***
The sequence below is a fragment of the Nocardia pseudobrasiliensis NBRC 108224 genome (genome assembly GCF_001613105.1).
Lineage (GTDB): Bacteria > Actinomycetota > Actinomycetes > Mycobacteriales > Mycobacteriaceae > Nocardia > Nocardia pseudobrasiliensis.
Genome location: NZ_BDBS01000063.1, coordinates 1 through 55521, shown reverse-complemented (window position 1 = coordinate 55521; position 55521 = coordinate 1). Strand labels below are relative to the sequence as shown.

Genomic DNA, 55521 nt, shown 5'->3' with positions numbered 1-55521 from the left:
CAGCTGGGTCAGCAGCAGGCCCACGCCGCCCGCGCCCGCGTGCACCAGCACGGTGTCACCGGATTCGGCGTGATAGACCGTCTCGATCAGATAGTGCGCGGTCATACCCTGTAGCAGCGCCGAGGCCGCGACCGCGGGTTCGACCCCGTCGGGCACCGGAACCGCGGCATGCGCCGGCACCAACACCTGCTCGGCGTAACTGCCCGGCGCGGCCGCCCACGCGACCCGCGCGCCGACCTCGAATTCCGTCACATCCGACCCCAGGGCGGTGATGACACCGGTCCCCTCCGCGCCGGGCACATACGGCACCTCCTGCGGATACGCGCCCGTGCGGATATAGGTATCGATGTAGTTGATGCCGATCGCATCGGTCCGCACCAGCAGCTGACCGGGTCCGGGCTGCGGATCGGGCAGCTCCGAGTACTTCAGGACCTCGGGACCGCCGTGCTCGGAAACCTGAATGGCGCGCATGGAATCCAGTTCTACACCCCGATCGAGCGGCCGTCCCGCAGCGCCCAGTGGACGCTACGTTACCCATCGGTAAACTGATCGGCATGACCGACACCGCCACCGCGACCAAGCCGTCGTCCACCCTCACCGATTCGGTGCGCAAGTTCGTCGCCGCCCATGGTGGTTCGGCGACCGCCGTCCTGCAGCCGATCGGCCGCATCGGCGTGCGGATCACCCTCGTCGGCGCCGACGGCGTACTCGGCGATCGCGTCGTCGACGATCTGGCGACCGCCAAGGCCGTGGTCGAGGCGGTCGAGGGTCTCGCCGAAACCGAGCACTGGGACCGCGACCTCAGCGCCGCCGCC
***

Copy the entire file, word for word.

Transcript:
The sequence below is a fragment of the Nocardia pseudobrasiliensis NBRC 108224 genome (genome assembly GCF_001613105.1).
Lineage (GTDB): Bacteria > Actinomycetota > Actinomycetes > Mycobacteriales > Mycobacteriaceae > Nocardia > Nocardia pseudobrasiliensis.
Genome location: NZ_BDBS01000063.1, coordinates 1 through 55521, shown reverse-complemented (window position 1 = coordinate 55521; position 55521 = coordinate 1). Strand labels below are relative to the sequence as shown.

Genomic DNA, 55521 nt, shown 5'->3' with positions numbered 1-55521 from the left:
CAGCTGGGTCAGCAGCAGGCCCACGCCGCCCGCGCCCGCGTGCACCAGCACGGTGTCACCGGATTCGGCGTGATAGACCGTCTCGATCAGATAGTGCGCGGTCATACCCTGTAGCAGCGCCGAGGCCGCGACCGCGGGTTCGACCCCGTCGGGCACCGGAACCGCGGCATGCGCCGGCACCAACACCTGCTCGGCGTAACTGCCCGGCGCGGCCGCCCACGCGACCCGCGCGCCGACCTCGAATTCCGTCACATCCGACCCCAGGGCGGTGATGACACCGGTCCCCTCCGCGCCGGGCACATACGGCACCTCCTGCGGATACGCGCCCGTGCGGATATAGGTATCGATGTAGTTGATGCCGATCGCATCGGTCCGCACCAGCAGCTGACCGGGTCCGGGCTGCGGATCGGGCAGCTCCGAGTACTTCAGGACCTCGGGACCGCCGTGCTCGGAAACCTGAATGGCGCGCATGGAATCCAGTTCTACACCCCGATCGAGCGGCCGTCCCGCAGCGCCCAGTGGACGCTACGTTACCCATCGGTAAACTGATCGGCATGACCGACACCGCCACCGCGACCAAGCCGTCGTCCACCCTCACCGATTCGGTGCGCAAGTTCGTCGCCGCCCATGGTGGTTCGGCGACCGCCGTCCTGCAGCCGATCGGCCGCATCGGCGTGCGGATCACCCTCGTCGGCGCCGACGGCGTACTCGGCGATCGCGTCGTCGACGATCTGGCGACCGCCAAGGCCGTGGTCGAGGCGGTCGAGGGTCTCGCCGAAACCGAGCACTGGGACCGCGACCTCAGCGCCGCCGCC